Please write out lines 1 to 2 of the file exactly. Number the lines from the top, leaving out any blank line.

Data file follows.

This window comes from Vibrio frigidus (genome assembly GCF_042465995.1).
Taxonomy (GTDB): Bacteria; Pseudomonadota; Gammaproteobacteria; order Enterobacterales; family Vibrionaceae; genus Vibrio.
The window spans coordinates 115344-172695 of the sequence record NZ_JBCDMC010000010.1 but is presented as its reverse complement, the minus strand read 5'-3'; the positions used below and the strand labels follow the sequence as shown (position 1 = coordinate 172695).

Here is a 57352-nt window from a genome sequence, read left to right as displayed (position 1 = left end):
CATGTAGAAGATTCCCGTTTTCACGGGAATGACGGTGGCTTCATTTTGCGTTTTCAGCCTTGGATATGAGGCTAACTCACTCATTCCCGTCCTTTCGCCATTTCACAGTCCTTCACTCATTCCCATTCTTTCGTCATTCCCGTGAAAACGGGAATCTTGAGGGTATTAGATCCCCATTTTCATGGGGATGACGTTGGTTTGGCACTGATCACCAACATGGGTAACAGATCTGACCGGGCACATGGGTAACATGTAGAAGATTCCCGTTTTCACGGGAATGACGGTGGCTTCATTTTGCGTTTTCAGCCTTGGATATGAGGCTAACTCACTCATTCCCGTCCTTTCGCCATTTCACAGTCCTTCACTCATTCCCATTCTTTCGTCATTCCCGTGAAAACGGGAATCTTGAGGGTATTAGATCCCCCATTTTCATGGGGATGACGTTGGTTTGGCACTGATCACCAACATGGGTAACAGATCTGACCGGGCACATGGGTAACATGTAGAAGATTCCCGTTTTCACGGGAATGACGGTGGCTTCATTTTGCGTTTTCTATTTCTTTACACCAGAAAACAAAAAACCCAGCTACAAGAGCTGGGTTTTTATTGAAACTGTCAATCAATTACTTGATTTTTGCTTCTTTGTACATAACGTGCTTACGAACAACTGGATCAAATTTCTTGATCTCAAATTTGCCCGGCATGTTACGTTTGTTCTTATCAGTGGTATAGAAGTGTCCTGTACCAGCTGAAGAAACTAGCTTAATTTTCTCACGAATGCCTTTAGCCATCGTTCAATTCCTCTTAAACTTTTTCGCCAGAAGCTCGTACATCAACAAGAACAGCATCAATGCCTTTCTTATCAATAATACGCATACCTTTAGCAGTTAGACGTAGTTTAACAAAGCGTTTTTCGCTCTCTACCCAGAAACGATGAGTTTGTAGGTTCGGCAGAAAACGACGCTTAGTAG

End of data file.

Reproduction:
This window comes from Vibrio frigidus (genome assembly GCF_042465995.1).
Taxonomy (GTDB): Bacteria; Pseudomonadota; Gammaproteobacteria; order Enterobacterales; family Vibrionaceae; genus Vibrio.